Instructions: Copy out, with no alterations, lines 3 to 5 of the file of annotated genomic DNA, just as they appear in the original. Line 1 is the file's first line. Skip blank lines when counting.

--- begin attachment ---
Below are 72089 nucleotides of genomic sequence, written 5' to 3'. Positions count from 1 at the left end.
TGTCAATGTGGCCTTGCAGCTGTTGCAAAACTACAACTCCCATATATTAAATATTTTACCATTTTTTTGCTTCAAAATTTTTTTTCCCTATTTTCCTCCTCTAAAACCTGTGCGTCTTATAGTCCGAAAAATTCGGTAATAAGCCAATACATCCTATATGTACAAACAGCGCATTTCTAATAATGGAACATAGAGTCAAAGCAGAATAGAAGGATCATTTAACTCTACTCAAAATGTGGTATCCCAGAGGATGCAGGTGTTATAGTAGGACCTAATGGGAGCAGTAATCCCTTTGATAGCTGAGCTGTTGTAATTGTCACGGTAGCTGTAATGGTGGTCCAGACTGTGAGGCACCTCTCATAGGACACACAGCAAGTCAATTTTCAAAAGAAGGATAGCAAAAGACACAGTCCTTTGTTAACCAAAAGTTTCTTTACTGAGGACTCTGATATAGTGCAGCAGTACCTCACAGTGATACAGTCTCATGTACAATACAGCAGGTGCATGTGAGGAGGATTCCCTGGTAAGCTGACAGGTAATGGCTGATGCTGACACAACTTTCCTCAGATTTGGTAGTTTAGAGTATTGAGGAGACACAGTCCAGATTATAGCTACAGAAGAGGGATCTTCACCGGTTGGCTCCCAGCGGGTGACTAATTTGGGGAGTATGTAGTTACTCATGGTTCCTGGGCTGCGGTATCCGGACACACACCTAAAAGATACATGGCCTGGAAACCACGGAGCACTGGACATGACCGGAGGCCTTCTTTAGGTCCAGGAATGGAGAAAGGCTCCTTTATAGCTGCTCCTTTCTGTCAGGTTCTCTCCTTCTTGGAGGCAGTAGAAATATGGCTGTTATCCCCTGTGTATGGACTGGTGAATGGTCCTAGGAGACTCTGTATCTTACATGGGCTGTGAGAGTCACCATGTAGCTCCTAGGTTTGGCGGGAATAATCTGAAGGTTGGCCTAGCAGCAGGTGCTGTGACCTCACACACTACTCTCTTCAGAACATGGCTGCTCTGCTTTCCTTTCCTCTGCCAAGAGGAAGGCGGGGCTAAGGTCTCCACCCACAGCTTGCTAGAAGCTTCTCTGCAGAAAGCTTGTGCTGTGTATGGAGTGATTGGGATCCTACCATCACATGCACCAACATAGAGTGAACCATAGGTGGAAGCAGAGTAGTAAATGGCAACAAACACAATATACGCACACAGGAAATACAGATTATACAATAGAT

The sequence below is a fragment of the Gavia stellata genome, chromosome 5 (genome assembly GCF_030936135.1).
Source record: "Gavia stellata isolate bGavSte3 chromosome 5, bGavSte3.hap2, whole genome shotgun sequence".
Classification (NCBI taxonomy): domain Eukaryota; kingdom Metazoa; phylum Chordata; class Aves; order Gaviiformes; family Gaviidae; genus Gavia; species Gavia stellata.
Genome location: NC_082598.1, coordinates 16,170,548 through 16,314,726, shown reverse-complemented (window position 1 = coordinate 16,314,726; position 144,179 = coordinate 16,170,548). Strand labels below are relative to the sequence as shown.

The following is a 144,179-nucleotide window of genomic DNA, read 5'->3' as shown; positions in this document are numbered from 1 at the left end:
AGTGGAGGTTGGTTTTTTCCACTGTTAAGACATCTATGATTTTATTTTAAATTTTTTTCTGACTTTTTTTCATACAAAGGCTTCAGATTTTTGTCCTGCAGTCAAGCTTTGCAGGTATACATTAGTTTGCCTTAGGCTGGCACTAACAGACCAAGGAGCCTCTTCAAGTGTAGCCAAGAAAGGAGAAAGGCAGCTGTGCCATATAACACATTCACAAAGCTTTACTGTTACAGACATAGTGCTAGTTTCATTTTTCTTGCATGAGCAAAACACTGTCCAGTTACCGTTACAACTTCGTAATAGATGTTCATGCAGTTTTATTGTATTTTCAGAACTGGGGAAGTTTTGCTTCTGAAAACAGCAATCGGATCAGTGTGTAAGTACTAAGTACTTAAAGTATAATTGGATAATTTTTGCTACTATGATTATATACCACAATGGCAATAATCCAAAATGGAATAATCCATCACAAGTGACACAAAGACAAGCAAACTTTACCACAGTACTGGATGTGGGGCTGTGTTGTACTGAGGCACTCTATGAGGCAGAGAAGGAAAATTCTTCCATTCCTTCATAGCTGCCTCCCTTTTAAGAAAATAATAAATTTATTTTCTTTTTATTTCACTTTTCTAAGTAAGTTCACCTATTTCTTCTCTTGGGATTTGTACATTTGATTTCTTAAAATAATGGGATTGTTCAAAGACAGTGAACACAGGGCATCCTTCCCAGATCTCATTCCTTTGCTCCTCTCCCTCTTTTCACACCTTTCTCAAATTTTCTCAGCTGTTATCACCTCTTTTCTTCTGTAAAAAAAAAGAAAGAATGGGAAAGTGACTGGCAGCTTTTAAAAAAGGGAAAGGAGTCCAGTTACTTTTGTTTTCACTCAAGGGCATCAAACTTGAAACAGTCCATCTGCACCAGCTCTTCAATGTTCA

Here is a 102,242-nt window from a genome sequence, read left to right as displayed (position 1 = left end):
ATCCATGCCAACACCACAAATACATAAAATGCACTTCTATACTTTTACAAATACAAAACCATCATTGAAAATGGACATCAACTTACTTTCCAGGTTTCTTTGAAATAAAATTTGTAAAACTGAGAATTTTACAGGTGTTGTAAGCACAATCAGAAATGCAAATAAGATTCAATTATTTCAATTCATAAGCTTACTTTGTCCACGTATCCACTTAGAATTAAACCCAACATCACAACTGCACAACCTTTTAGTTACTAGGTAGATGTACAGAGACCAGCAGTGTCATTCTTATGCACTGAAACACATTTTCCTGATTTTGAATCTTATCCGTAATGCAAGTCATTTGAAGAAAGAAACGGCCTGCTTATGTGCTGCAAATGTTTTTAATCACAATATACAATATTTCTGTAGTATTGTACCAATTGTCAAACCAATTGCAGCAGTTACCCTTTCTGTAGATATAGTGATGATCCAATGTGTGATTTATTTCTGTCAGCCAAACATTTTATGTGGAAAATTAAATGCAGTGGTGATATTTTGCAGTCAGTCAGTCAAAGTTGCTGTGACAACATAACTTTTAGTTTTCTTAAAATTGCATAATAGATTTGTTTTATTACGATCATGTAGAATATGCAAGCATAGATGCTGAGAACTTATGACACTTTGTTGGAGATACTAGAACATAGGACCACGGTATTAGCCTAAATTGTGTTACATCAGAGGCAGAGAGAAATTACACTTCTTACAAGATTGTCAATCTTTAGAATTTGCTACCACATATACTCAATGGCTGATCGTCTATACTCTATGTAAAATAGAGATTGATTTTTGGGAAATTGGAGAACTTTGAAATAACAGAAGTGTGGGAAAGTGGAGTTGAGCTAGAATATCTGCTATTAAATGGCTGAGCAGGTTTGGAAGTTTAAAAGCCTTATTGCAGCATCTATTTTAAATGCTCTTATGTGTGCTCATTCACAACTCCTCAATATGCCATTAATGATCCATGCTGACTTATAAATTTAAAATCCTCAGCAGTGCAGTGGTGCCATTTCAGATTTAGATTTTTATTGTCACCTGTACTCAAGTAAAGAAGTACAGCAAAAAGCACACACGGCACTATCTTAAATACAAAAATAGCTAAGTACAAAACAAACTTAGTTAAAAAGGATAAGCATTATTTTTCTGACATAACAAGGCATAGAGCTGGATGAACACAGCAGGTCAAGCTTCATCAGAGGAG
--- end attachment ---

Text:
The sequence below is a fragment of the Gavia stellata genome, chromosome 5 (genome assembly GCF_030936135.1).
Source record: "Gavia stellata isolate bGavSte3 chromosome 5, bGavSte3.hap2, whole genome shotgun sequence".
Classification (NCBI taxonomy): domain Eukaryota; kingdom Metazoa; phylum Chordata; class Aves; order Gaviiformes; family Gaviidae; genus Gavia; species Gavia stellata.